The Texas Youth Risk Behavior Surveillance System (YRBSS), initiated in 1991, is a federally funded classroom based paper survey conducted biennially on odd years to monitor priority health-risk behaviors that contribute substantially to the leading causes of death, disability, and social problems among youth and adults in the United States. As a primary source for comprehensive statewide data on preventive health practices and health risk behaviors, YRBSS is an important tool for decision-making throughout the Texas Department of State Health services (DSHS), the Texas Education Agency (TEA), and the public health community. Public and private health authorities at the federal and state levels rely on YRBSS to identify public health problems, design policy and interventions, set goals, and measure progress toward those goals.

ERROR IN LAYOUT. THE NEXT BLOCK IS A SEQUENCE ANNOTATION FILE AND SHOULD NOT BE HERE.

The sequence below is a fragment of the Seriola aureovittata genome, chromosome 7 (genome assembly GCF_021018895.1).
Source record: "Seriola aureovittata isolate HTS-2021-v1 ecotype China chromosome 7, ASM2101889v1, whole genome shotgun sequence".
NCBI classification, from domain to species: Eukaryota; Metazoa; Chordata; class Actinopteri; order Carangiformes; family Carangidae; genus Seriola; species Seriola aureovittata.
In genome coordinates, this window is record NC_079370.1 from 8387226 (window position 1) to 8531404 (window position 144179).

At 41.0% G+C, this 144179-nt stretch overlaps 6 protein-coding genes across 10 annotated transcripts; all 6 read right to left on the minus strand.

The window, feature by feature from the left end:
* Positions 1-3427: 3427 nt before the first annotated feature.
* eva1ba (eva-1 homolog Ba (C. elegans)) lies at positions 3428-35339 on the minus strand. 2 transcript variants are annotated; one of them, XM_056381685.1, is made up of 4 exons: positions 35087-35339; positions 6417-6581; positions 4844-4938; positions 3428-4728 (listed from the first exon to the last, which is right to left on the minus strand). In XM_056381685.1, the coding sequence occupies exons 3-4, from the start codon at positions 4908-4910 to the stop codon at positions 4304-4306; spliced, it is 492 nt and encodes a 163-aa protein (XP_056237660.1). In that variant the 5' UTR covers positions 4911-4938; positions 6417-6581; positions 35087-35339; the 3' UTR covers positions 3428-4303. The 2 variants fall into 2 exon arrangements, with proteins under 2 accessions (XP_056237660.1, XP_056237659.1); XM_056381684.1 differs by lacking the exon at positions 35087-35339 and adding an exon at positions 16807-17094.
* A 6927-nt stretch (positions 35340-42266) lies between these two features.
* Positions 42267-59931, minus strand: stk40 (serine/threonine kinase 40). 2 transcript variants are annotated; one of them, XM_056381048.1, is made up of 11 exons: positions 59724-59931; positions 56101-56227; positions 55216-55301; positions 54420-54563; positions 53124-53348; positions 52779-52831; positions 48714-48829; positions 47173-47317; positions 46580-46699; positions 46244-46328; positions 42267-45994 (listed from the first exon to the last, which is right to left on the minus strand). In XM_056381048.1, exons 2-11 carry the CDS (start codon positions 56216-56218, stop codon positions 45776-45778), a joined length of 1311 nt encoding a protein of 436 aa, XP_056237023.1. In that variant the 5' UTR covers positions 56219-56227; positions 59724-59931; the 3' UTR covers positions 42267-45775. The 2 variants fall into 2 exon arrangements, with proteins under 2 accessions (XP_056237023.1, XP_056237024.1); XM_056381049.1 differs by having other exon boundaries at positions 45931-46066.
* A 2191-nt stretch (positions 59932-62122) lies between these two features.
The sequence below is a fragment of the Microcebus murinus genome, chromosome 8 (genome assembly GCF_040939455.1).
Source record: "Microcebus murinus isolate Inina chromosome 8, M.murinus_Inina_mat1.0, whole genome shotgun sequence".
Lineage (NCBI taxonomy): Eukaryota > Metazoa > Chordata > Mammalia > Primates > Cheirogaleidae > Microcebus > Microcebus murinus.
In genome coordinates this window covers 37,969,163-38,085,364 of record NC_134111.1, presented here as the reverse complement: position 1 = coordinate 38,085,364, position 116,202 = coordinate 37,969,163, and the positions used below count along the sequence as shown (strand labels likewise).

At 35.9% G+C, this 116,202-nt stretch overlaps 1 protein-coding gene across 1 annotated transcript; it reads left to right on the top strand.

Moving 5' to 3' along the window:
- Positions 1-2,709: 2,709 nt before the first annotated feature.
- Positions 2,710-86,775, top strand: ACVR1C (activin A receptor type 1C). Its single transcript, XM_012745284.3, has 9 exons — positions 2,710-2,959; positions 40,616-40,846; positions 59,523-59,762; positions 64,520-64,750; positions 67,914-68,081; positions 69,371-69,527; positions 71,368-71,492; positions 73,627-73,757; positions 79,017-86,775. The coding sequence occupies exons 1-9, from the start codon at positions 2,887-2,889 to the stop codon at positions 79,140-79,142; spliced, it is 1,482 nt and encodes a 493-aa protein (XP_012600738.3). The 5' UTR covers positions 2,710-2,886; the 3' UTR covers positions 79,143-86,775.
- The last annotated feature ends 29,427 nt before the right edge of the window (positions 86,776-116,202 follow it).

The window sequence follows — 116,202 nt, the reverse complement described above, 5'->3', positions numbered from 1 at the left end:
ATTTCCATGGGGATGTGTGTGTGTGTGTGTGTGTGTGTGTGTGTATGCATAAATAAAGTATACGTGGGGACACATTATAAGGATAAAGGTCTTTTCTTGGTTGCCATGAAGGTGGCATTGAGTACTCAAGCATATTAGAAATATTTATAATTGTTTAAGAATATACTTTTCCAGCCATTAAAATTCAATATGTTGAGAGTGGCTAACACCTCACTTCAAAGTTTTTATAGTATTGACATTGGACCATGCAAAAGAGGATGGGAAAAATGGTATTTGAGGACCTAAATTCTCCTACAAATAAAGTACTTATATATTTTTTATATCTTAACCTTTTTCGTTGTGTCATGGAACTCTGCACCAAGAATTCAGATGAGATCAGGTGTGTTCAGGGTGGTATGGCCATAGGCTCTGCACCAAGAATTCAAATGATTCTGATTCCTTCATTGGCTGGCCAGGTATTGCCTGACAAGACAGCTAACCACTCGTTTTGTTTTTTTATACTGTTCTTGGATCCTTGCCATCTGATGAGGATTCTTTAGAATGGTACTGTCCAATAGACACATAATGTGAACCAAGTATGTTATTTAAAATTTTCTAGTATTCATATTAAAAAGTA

This surveillance can be used to monitor the Year 2010 Objectives for smoking, overweight, exercise, seat belt use, fruit/vegetable consumption, alcohol consumption, drug use, sexual activity and other risk factors so that intervention priorities can be established and the long-term impact of health promotion programs can be monitored. All 50 state education agencies, the District of Columbia, eight territorial education agencies, 31 local education agencies, and tribal governments are eligible to receive funding to conduct the Youth Risk Behavior Survey (YRBS), although not all agencies take advantage of this. The YRBSS is used nationwide under the direction of the Centers for Disease Control and Prevention (CDC) so that survey methods and much of the questionnaire are standardized. As a result, comparisons can be made to other states, cities and the nation as a whole.
Funding for the YRBSS is provided by the CDC Division of Adolescent and School Health (DASH) through a grant to TEA.